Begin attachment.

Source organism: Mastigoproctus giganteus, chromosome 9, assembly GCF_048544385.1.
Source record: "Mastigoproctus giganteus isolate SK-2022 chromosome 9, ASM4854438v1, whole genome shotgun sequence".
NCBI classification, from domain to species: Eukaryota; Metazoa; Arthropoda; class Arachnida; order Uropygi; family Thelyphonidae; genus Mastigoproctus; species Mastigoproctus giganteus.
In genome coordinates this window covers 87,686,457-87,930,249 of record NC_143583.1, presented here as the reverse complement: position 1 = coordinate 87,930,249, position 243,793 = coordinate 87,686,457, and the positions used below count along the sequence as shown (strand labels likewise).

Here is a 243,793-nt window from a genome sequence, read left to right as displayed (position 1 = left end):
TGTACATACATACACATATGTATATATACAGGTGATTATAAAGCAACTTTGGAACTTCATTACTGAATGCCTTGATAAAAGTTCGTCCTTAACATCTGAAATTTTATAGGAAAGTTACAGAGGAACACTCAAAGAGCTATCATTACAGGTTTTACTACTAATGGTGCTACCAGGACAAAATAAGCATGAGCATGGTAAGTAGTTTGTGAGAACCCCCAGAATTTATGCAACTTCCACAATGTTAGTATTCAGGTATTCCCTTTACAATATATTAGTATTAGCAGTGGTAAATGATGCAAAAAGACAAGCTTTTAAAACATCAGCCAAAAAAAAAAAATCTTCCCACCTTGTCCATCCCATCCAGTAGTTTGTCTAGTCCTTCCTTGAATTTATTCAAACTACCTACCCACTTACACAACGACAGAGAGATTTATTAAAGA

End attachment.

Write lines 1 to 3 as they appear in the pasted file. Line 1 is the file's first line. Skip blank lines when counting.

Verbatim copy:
Source organism: Mastigoproctus giganteus, chromosome 9, assembly GCF_048544385.1.
Source record: "Mastigoproctus giganteus isolate SK-2022 chromosome 9, ASM4854438v1, whole genome shotgun sequence".
NCBI classification, from domain to species: Eukaryota; Metazoa; Arthropoda; class Arachnida; order Uropygi; family Thelyphonidae; genus Mastigoproctus; species Mastigoproctus giganteus.